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## 5-13-Syllabus_intro to arguments_diagrams

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Elementary Logic
PHIL 105-302Intersession 2013MTWHF 10:00 – 12:00ASA0118CSteven A. MillerDay 1
Syllabus Highlights
Instructor: Steven A. MillerOffice hours: MW – 12:30-2:00Faner3026Contact info: mllrstvn@siu.edu847-312-2737
Syllabus Highlights, cont.
Texts:Schaum’sOutline of Logic, 2nded.Priest’sLogic: A Very Short IntroductionWestin’sA Rulebook for Arguments, 4thed.All three texts are “required.”
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Policies:1) Attendance is optional.2) Electronic devices should not distract.3) Conversational abuse and distractions are also unwelcome.4) Papers must conform to formatting standards.5) Academic dishonesty will result in harsh penalties, likely involving failure.
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Grading:Thursday quizzes (4, 50 points each) – 25%Friday exams (4, 100 points each) – 50%Short papers (2, 100 points each) – 25%All points are equally weighted. Except with prior arrangement, late work will not be accepted. There will be no curving or extra credit.There is no homework.
Syllabus Highlights, cont., cont., etc.
Schedule:Week 1 – basics, truth table / tree proofsWeek 2 – propositional calculusWeek 3 – categorical and predicate logicWeek 4 – informal logic / rhetoric
“Elementary Logic”
“Elementary”– basic, straightforward, obvious– e.g. “Elementary, my dear Watson.”“Logic”– unemotional, cool, detached– commonsensical beliefs– reasoning
What is logic?
“Being reasonable”Logic, then, is reasoningwell.It is not necessarily an account of how wedoreason but rather an account of how weshould do so.
Should!?
Oneshouldreason this way because…1) It’s truth-preserving.2) It’s convincing.3) It’s fair.
Arguments
Theargumentis this course’s prime focus.So, what’s an argument?Definition: “An argument is a sequence of statements of which one is intended as a conclusion and the others, the premises, are intended to prove or at least provide some evidence for the conclusion” (S, p. 1).
Words, words, words.
“Anargumentis a sequence ofstatementsof which one is intended as aconclusionand the others, thepremises, are intended toproveor at least provide someevidencefor theconclusion.”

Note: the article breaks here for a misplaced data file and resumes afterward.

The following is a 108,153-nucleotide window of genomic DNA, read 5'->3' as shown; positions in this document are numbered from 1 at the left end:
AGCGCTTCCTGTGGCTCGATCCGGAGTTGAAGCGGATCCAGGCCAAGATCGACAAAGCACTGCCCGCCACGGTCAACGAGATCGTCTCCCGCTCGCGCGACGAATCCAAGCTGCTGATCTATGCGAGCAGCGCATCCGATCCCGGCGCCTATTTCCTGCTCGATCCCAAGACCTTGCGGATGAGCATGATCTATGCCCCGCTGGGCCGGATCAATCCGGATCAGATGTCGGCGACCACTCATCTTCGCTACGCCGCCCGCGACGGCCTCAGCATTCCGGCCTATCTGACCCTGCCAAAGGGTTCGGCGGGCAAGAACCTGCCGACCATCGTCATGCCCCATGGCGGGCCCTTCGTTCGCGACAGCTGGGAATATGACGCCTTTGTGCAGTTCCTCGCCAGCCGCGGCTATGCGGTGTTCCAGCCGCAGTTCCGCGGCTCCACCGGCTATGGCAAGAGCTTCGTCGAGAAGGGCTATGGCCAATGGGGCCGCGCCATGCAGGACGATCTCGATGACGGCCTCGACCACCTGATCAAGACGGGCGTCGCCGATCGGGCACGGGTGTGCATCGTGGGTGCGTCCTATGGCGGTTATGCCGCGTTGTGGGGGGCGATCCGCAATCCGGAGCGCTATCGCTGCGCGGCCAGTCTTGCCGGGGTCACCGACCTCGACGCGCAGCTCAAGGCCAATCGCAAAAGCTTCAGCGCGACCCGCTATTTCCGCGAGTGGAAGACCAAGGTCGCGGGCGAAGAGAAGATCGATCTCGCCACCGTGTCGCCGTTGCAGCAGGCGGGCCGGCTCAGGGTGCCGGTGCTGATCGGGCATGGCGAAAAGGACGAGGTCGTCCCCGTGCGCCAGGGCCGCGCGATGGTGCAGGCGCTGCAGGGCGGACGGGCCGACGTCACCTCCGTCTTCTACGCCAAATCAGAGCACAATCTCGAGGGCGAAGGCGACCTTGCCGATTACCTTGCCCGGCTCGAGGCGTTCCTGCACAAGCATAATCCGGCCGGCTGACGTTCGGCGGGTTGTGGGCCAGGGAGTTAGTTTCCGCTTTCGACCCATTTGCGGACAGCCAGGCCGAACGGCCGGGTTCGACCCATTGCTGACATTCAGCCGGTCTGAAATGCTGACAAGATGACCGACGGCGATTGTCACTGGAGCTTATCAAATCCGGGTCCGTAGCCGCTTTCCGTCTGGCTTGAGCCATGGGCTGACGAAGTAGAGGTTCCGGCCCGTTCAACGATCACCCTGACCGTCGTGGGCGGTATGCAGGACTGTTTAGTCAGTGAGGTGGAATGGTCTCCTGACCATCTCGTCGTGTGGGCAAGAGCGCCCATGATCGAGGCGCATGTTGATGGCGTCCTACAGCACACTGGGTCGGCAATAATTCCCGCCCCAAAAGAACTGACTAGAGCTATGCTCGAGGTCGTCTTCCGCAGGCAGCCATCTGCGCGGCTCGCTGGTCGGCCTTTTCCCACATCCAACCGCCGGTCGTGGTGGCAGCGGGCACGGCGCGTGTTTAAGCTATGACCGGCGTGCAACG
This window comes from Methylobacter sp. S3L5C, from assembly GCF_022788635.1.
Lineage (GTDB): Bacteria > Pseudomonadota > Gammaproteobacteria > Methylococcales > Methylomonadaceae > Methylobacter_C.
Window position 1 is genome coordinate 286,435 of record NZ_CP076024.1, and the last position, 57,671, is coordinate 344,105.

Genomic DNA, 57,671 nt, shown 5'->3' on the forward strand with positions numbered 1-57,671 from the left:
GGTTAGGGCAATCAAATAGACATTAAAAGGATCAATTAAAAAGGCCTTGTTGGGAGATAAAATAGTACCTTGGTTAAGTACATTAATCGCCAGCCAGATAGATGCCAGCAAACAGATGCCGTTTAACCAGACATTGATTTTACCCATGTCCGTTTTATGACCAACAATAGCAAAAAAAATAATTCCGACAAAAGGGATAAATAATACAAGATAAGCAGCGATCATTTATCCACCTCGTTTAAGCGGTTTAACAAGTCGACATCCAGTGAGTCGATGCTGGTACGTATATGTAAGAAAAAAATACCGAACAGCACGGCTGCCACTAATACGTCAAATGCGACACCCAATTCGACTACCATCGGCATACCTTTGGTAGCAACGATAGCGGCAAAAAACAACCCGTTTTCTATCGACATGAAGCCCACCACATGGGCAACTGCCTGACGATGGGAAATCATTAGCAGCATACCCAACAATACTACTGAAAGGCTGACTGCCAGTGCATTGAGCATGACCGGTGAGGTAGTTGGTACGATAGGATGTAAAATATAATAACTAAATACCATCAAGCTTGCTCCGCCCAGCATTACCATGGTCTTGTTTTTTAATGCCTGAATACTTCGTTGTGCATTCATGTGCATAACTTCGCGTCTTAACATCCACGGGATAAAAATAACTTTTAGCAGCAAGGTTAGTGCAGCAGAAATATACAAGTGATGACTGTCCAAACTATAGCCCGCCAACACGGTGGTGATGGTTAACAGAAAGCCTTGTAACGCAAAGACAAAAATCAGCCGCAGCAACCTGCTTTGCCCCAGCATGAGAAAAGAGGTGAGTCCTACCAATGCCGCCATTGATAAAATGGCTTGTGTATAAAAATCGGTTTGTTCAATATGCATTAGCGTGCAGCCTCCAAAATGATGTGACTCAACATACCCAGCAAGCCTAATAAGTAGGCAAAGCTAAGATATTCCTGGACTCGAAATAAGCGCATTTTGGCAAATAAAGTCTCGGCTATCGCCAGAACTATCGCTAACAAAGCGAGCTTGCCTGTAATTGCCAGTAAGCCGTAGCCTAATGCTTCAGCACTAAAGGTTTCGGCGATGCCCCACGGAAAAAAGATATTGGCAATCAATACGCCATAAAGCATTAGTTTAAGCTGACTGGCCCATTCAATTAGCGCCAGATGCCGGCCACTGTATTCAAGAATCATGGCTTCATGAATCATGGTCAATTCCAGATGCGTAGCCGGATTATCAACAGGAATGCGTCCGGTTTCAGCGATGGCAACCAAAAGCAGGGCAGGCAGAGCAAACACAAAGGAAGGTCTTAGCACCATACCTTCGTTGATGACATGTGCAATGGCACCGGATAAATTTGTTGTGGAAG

Statement
A sentence, usually in the declarative mood, thathasorcould havea truth-value.Truth-value: A sentence’s being either true or false.
Statement
True– the statement is the case“All squares are rectangles.”“Barack Obama is the president.”“I am called ‘Steven’.”False– the statement is not the case“All dogs are reptiles.”“No one here is older than 5.”
Are thesestatements?
“Carbondale is south of Chicago.”“The fire-truck is red.”“Grapes are orange.”“My father is an electrician.”“What’s your favorite food?”“Stop it!”
INTERMISSION(Try our fresh-popped popcorn and refreshing soda!)
Argumentdefinition
“Anargumentis a sequence ofstatementsof which one is intended as aconclusionand the others, thepremises, are intended toproveor at least provide someevidencefor theconclusion.”
Conclusion
A statement that one istryingto show is true, through support ofpremises.For our purposes,allarguments haveonly oneconclusion. (They may, however, have multiple “sub-conclusions.”)
Conclusion “signaling” words
thus therefore henceconsequently as a result soaccordingly clearly must be thatshows that conclude that follows thatfor this reason
Premises
A statement that is offered asevidencefor the conclusion.For our purposes,allarguments haveat least onepremise.
Premise “signaling” words
because given that furthermoresince for moreoveras indicated due to besidesfor example owing to in additionfor the reason what’s more after allin fact this can be seen from
Sample argument
1) All cats are fluffy.2)BabyFritzis a cat.3) Therefore,BabyFritzis fluffy.Which line(s) is / are the conclusion?Which line(s) is / are the premise(s)?
Sample argument
1)BabyFritzis fluffy.2) All cats are fluffy.3)BabyFritzis a cat.The conclusion may appearanywherein the argument.The conclusion won’t always be signaled.
Sample argument
1) All cats are fluffy.2) All fluffy things are soft.3)BabyFritzis a cat.4) So,BabyFritzis fluffy.5) Therefore,BabyFritzis soft.Line 4appearsas a conclusion, but its function in the argument is as a further premise. We call these premises “sub-conclusions.”
Argumentdefinition
“Anargumentis a sequence ofstatementsof which one is intended as aconclusionand the others, thepremises, are intended toproveor at least provide someevidencefor theconclusion.”
Is it an argument?
All men are mortal.Socrates is a man.Therefore, Socrates is mortal.
Is it an argument?
All men are mortal.Socrates is a man.The Cardinals are the worst team.Therefore, Socrates is mortal.
Is it an argument?
91% of Polish people are Catholic.Pitoris a Polish person.We can conclude thatPitoris likely Catholic.
Is it an argument?
You are mean to me.We fight too much.Therefore, why don’t we break up?
Is it an argument?
2x + 1 = 52x = 4Therefore, x = 2.
Is it an argument?
All Quakers are pirates.The Cardinals are the best team.Grass is painted nightly by gnomes.Therefore, blackboards are black.
Argument recap(itulation)
1) At least two statements.2) One (and only one) of which is the conclusion.3) Some sort of relationship of support intended between the conclusion and the other statement(s).
Diagramming
Schaumpages 7-20.A numerical / graphical strategy for understanding the relationships between statements.If you’re having trouble finding conclusion / seeingimplications, try it out.

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